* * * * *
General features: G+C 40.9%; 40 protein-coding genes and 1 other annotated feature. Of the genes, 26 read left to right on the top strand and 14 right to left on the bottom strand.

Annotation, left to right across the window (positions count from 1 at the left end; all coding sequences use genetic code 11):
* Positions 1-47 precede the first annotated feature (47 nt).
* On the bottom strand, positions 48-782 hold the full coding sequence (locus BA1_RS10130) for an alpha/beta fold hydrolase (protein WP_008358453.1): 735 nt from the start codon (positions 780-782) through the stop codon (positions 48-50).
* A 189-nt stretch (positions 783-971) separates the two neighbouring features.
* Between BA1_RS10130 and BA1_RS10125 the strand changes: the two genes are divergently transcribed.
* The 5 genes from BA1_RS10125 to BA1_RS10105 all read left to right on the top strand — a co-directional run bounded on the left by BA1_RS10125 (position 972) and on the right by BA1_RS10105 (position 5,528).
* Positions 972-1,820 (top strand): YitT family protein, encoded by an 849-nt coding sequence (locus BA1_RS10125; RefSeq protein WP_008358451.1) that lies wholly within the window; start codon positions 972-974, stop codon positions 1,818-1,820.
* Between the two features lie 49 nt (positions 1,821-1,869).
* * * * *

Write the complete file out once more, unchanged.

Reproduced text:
General features: G+C 40.9%; 40 protein-coding genes and 1 other annotated feature. Of the genes, 26 read left to right on the top strand and 14 right to left on the bottom strand.

Annotation, left to right across the window (positions count from 1 at the left end; all coding sequences use genetic code 11):
* Positions 1-47 precede the first annotated feature (47 nt).
* On the bottom strand, positions 48-782 hold the full coding sequence (locus BA1_RS10130) for an alpha/beta fold hydrolase (protein WP_008358453.1): 735 nt from the start codon (positions 780-782) through the stop codon (positions 48-50).
* A 189-nt stretch (positions 783-971) separates the two neighbouring features.
* Between BA1_RS10130 and BA1_RS10125 the strand changes: the two genes are divergently transcribed.
* The 5 genes from BA1_RS10125 to BA1_RS10105 all read left to right on the top strand — a co-directional run bounded on the left by BA1_RS10125 (position 972) and on the right by BA1_RS10105 (position 5,528).
* Positions 972-1,820 (top strand): YitT family protein, encoded by an 849-nt coding sequence (locus BA1_RS10125; RefSeq protein WP_008358451.1) that lies wholly within the window; start codon positions 972-974, stop codon positions 1,818-1,820.
* Between the two features lie 49 nt (positions 1,821-1,869).